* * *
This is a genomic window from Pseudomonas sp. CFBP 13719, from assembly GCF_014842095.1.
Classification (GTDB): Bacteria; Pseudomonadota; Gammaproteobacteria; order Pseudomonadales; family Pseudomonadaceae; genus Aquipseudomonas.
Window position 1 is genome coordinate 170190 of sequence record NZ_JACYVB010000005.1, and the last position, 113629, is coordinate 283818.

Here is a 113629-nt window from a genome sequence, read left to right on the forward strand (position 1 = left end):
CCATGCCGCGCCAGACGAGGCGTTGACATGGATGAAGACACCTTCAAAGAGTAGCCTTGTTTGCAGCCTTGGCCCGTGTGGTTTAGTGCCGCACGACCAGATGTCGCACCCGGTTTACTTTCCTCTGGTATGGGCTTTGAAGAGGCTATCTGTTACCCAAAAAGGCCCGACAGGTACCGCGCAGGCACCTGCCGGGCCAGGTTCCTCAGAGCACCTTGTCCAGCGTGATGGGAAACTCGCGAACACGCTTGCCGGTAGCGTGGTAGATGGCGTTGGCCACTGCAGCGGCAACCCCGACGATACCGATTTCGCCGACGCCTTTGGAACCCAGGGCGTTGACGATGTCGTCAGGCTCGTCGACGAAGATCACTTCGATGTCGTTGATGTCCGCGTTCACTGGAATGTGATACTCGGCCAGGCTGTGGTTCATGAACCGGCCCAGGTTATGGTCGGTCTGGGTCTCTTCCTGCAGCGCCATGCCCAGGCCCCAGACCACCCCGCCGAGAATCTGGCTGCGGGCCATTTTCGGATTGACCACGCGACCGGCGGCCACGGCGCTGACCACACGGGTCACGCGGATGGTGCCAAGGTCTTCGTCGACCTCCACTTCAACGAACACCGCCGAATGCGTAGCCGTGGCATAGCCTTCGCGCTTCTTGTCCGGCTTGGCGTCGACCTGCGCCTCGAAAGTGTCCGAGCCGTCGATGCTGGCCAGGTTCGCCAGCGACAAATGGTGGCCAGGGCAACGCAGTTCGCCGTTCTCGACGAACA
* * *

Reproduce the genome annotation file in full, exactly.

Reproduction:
This is a genomic window from Pseudomonas sp. CFBP 13719, from assembly GCF_014842095.1.
Classification (GTDB): Bacteria; Pseudomonadota; Gammaproteobacteria; order Pseudomonadales; family Pseudomonadaceae; genus Aquipseudomonas.
Window position 1 is genome coordinate 170190 of sequence record NZ_JACYVB010000005.1, and the last position, 113629, is coordinate 283818.

Here is a 113629-nt window from a genome sequence, read left to right on the forward strand (position 1 = left end):
CCATGCCGCGCCAGACGAGGCGTTGACATGGATGAAGACACCTTCAAAGAGTAGCCTTGTTTGCAGCCTTGGCCCGTGTGGTTTAGTGCCGCACGACCAGATGTCGCACCCGGTTTACTTTCCTCTGGTATGGGCTTTGAAGAGGCTATCTGTTACCCAAAAAGGCCCGACAGGTACCGCGCAGGCACCTGCCGGGCCAGGTTCCTCAGAGCACCTTGTCCAGCGTGATGGGAAACTCGCGAACACGCTTGCCGGTAGCGTGGTAGATGGCGTTGGCCACTGCAGCGGCAACCCCGACGATACCGATTTCGCCGACGCCTTTGGAACCCAGGGCGTTGACGATGTCGTCAGGCTCGTCGACGAAGATCACTTCGATGTCGTTGATGTCCGCGTTCACTGGAATGTGATACTCGGCCAGGCTGTGGTTCATGAACCGGCCCAGGTTATGGTCGGTCTGGGTCTCTTCCTGCAGCGCCATGCCCAGGCCCCAGACCACCCCGCCGAGAATCTGGCTGCGGGCCATTTTCGGATTGACCACGCGACCGGCGGCCACGGCGCTGACCACACGGGTCACGCGGATGGTGCCAAGGTCTTCGTCGACCTCCACTTCAACGAACACCGCCGAATGCGTAGCCGTGGCATAGCCTTCGCGCTTCTTGTCCGGCTTGGCGTCGACCTGCGCCTCGAAAGTGTCCGAGCCGTCGATGCTGGCCAGGTTCGCCAGCGACAAATGGTGGCCAGGGCAACGCAGTTCGCCGTTCTCGACGAACA